Clinical

The CONTROL OrthoK Study

September 15, 2021

By Dwight Akerman, OD, MBA, FAAO, FBCLA

In prospective studies of low to moderate myopes, orthokeratology (OrthoK) lenses have been shown to effectively reduce axial elongation compared with controls in Asian (Cho et al. 2005; Kakita et al. 2011; Cho & Cheung 2012; Hiraoka et al. 2012; Swarbrick et al. 2015), Spanish (Santodomingo- Rubido et al. 2012; Paune et al. 2015), and American (Walline et al. 2009) children. However, these studies are heterogeneous in design. Six of the studies reported two-year efficacy, which varied from 32% to 56%.

The variation in myopia prevalence among children worldwide is attributed to both genetic and environmental factors (Lopes et al. 2009; Guggenheim et al. 2012; Williams et al. 2019). Therefore, the efficacy of myopia control treatments may differ between ethnic groups. Thus, Jakobsen and Moller conducted an 18-month randomized controlled trial including Scandinavian (Danish) children with low to moderate myopia assigned to receive either OrthoK lenses or single vision spectacles (SVS). 

Sixty Danish children aged 6–12 years with myopia ranging from 0.5 to 4.75 diopters (D) spherical component and refractive astigmatism ≤2.5 D in both eyes were randomly assigned to either OrthoK or SVS. The primary outcome variables were axial length (AL), measured every six months with the Haag-Streit Lenstar LS900, and adverse events, which were graded with the Efron Grading Scale for Contact Lens Complications.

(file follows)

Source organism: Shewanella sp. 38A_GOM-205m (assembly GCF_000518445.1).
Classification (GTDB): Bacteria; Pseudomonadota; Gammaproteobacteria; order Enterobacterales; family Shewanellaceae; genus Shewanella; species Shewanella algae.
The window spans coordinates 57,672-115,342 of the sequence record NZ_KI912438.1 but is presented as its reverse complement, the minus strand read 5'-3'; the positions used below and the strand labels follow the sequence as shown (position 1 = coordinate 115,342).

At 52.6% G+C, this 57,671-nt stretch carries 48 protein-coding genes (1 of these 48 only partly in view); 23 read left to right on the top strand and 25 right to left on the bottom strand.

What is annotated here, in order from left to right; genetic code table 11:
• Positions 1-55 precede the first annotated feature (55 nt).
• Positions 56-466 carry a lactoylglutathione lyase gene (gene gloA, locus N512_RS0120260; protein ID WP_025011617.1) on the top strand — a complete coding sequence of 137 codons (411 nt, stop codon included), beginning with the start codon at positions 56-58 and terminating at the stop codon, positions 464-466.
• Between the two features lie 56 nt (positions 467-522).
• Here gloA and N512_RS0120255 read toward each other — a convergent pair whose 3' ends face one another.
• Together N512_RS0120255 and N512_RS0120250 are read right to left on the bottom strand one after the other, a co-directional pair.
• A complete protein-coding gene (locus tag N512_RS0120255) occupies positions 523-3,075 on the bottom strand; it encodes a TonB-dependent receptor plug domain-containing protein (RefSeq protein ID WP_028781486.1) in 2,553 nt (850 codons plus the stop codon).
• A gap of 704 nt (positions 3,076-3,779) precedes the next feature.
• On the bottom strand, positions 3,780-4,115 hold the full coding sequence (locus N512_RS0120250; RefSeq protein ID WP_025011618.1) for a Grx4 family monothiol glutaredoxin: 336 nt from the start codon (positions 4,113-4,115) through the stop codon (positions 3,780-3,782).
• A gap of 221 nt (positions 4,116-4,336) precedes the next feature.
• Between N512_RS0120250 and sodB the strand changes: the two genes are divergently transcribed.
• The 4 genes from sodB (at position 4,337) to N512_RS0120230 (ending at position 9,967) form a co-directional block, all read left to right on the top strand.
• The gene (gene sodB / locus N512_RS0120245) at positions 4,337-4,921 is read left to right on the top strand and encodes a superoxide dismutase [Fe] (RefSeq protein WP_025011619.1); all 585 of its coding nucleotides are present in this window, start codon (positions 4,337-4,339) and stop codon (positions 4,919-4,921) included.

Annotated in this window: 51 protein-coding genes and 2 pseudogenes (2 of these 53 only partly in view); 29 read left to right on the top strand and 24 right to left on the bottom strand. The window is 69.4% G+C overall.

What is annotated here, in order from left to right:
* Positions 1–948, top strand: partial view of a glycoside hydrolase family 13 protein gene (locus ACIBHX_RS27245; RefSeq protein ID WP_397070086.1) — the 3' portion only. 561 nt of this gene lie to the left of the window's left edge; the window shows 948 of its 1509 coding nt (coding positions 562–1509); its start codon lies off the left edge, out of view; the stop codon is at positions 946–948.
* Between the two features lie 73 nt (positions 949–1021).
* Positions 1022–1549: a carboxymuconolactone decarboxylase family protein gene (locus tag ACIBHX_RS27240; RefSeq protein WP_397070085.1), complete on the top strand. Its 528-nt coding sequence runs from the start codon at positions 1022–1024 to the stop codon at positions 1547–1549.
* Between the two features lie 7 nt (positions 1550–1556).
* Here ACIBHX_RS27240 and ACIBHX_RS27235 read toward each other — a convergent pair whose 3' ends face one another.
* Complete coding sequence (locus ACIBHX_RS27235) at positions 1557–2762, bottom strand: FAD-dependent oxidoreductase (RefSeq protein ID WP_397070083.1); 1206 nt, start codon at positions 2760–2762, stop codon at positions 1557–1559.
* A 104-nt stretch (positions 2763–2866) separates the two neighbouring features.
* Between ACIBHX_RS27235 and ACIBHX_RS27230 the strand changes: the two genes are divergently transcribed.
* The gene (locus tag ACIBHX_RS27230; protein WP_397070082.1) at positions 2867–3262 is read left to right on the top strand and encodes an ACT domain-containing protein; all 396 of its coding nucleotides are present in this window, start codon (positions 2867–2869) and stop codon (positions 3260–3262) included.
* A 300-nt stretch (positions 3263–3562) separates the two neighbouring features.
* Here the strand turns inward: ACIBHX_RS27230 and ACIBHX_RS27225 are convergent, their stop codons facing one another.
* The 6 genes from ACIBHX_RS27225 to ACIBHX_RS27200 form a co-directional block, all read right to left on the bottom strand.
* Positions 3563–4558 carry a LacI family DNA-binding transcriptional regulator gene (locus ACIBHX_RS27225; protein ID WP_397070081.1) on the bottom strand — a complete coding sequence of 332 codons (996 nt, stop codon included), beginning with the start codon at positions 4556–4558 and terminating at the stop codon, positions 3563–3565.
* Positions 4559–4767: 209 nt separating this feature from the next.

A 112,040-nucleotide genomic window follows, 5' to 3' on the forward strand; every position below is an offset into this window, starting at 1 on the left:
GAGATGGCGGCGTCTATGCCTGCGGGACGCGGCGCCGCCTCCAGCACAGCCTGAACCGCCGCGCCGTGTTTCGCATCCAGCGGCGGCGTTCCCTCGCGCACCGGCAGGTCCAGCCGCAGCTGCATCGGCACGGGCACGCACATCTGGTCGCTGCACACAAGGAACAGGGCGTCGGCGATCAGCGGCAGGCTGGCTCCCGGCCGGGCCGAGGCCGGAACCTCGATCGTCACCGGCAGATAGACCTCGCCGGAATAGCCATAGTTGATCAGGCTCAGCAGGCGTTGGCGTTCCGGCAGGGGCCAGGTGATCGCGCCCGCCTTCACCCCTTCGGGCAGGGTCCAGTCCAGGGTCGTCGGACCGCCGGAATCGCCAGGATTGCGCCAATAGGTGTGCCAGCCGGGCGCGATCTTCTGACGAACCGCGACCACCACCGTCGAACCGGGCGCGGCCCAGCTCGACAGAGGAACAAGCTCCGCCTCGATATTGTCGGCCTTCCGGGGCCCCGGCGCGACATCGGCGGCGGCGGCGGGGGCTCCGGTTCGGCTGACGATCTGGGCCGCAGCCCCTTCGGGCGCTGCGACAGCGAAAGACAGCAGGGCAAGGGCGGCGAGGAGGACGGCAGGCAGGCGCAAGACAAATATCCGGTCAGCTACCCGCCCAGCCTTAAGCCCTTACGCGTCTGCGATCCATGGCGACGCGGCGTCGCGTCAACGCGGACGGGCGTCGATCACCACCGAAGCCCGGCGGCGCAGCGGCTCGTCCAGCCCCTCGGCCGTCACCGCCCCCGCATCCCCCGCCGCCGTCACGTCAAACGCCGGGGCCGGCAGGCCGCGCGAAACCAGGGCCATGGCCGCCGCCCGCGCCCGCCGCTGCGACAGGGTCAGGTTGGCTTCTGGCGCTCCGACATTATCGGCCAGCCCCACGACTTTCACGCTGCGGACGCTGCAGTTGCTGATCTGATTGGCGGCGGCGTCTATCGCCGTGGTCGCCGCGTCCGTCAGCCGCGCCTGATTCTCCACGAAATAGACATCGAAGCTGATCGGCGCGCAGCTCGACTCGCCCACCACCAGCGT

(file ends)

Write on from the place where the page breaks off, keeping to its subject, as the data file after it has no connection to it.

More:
The authors concluded that orthokeratology lenses reduced AL elongation in myopic Scandinavian children by 59%, with no treatment-requiring or vision-threatening adverse events. The results align with the outcomes of previous clinical trials.

Abstract

Control of Myopia Using Orthokeratology Lenses in Scandinavian Children Aged 6 to 12 Years. Eighteen-Month Data from the Danish Randomized Study: Clinical study Of Near-sightedness; TReatment with Orthokeratology Lenses (CONTROL study)

Trine Moldrup Jakobsen and Flemming Møller

Purpose: To investigate the efficacy of myopia control defined by axial elongation and safety of orthokeratology lenses (OKL) in a Scandinavian (Danish) population.

Methods: Sixty Danish children aged 6–12 years with myopia ranging from 0.5 to 4.75 diopters (D) spherical component and refractive astigmatism ≤2.5 D in both eyes were randomly assigned to either OKL or single-vision spectacles (SVS). The study duration was 18 months. Outcome measures were axial length (AL) measured with Lenstar LS900 (Haag-Streit, Koeniz, Switzerland) and adverse events graded with Efron Grading Scale for Contact Lens Complications.

Results: Nineteen participants completed the 18-month follow-up in the OKL group and 28 in the SVS group. The average AL elongation in the OKL group was 0.24 mm smaller as compared to the SVS group (95% confidence interval 0.12–0.36, mixed model adjusted for baseline sex, age, and AL). There were no fast progressors (>0.75 D/year) in the OKL group during the follow-up period, in contrast to 22% in the SVS group. No treatment-requiring or vision-threatening adverse events were observed.

Conclusion: Orthokeratology lenses reduced AL elongation in myopic Scandinavian children by 59%, with no treatment-requiring or vision-threatening adverse events. The results align with the outcomes of previous clinical trials.

Jakobsen, T. M., & Møller, F. (2021). Control of myopia using orthokeratology lenses in Scandinavian children aged 6 to 12 years. Eighteen-month data from the Danish Randomized Study: Clinical study Of Nearsightedness; TReatment with Orthokeratology Lenses (CONTROL study). Acta Ophthalmologica.

DOI: https://doi.org/10.1111/aos.14911

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